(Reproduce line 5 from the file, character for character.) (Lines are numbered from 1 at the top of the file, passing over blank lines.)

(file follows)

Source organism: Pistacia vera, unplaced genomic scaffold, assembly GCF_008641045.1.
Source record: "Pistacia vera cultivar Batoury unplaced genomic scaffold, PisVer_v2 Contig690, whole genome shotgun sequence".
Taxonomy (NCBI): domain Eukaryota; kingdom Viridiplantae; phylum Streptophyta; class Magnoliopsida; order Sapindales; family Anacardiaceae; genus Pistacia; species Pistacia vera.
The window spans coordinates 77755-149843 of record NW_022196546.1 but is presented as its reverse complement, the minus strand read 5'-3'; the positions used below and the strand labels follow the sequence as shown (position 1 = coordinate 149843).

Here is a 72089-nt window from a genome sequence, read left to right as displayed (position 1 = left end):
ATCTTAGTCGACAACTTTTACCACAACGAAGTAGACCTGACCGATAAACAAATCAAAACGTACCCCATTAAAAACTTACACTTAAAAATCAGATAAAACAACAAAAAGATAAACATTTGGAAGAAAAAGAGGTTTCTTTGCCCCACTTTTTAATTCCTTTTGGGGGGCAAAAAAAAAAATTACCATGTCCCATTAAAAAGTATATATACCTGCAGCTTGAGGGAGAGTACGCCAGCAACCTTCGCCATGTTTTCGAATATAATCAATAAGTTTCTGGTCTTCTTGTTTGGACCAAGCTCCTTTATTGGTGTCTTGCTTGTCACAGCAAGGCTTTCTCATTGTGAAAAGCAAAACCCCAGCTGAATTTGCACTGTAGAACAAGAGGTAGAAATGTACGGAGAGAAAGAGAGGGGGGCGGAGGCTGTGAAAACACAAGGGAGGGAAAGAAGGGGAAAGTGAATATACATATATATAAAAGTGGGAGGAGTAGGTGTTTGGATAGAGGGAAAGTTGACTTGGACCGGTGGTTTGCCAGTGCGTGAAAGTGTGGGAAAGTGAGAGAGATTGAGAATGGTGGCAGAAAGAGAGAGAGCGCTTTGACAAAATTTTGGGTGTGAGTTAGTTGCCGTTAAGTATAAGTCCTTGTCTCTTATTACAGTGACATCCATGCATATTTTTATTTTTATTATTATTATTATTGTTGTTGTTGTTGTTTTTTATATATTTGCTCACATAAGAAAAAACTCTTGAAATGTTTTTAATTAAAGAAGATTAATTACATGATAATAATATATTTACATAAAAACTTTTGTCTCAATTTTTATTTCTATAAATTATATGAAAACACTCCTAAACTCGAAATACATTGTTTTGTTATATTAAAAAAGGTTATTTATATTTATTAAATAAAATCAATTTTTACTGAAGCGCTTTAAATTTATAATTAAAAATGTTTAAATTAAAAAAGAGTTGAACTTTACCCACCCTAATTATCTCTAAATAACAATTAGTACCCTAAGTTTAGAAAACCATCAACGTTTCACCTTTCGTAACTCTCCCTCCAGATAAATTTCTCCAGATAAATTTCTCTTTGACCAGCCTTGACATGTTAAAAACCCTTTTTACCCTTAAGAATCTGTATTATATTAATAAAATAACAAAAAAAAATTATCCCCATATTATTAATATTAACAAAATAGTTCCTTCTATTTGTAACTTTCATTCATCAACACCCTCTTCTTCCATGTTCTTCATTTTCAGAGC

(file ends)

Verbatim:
Here is a 72089-nt window from a genome sequence, read left to right as displayed (position 1 = left end):